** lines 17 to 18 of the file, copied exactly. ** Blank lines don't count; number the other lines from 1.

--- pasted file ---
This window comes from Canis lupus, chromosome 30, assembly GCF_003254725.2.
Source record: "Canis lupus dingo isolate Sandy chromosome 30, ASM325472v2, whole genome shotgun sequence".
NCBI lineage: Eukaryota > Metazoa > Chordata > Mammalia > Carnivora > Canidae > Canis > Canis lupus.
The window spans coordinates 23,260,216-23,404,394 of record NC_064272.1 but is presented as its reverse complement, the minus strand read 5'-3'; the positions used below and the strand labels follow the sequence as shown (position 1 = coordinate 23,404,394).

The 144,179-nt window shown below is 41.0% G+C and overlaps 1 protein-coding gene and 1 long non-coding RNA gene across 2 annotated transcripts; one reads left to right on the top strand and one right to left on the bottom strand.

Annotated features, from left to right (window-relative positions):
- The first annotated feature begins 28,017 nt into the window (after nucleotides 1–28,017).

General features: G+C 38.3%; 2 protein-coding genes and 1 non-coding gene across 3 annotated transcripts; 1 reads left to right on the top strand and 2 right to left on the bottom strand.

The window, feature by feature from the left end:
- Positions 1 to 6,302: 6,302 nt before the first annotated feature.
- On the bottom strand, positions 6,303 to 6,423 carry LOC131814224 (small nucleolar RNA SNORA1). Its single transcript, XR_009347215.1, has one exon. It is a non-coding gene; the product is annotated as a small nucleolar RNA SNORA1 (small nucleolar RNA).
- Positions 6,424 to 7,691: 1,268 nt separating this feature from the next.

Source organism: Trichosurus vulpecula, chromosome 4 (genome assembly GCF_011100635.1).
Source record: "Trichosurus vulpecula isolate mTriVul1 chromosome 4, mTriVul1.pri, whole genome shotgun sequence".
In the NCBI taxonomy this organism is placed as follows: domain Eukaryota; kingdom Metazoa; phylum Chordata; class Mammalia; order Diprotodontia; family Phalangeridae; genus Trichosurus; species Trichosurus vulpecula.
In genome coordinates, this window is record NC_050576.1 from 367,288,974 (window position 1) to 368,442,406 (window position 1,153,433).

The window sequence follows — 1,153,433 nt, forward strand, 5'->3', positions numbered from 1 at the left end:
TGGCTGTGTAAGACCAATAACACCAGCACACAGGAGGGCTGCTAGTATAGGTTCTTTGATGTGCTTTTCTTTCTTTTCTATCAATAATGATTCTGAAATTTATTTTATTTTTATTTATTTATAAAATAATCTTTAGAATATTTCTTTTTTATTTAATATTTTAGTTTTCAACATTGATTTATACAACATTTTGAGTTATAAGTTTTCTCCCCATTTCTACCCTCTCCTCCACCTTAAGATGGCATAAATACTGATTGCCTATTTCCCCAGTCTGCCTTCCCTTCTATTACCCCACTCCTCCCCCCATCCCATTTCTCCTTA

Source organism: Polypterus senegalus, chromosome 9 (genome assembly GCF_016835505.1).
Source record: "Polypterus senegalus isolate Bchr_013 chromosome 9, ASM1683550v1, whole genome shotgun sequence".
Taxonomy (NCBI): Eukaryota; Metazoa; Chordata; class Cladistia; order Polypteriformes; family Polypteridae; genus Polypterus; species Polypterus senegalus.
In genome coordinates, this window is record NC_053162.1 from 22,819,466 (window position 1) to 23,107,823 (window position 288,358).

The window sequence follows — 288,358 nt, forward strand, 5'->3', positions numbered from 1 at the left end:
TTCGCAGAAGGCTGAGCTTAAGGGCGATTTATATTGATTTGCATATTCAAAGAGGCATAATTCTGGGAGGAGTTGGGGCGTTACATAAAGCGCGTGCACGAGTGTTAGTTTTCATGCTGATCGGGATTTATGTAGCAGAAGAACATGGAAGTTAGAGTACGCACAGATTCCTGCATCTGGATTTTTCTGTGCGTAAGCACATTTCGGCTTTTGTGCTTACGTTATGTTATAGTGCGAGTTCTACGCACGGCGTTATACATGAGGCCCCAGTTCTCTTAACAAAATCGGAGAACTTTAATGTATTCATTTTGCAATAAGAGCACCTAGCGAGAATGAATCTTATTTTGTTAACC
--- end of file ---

The window sequence follows — 1,153,433 nt, forward strand, 5'->3', positions numbered from 1 at the left end:
TGGCTGTGTAAGACCAATAACACCAGCACACAGGAGGGCTGCTAGTATAGGTTCTTTGATGTGCTTTTCTTTCTTTTCTATCAATAATGATTCTGAAATTTATTTTATTTTTATTTATTTATAAAATAATCTTTAGAATATTTCTTTTTTATTTAATATTTTAGTTTTCAACATTGATTTATACAACATTTTGAGTTATAAGTTTTCTCCCCATTTCTACCCTCTCCTCCACCTTAAGATGGCATAAATACTGATTGCCTATTTCCCCAGTCTGCCTTCCCTTCTATTACCCCACTCCTCCCCCCATCCCATTTCTCCTTA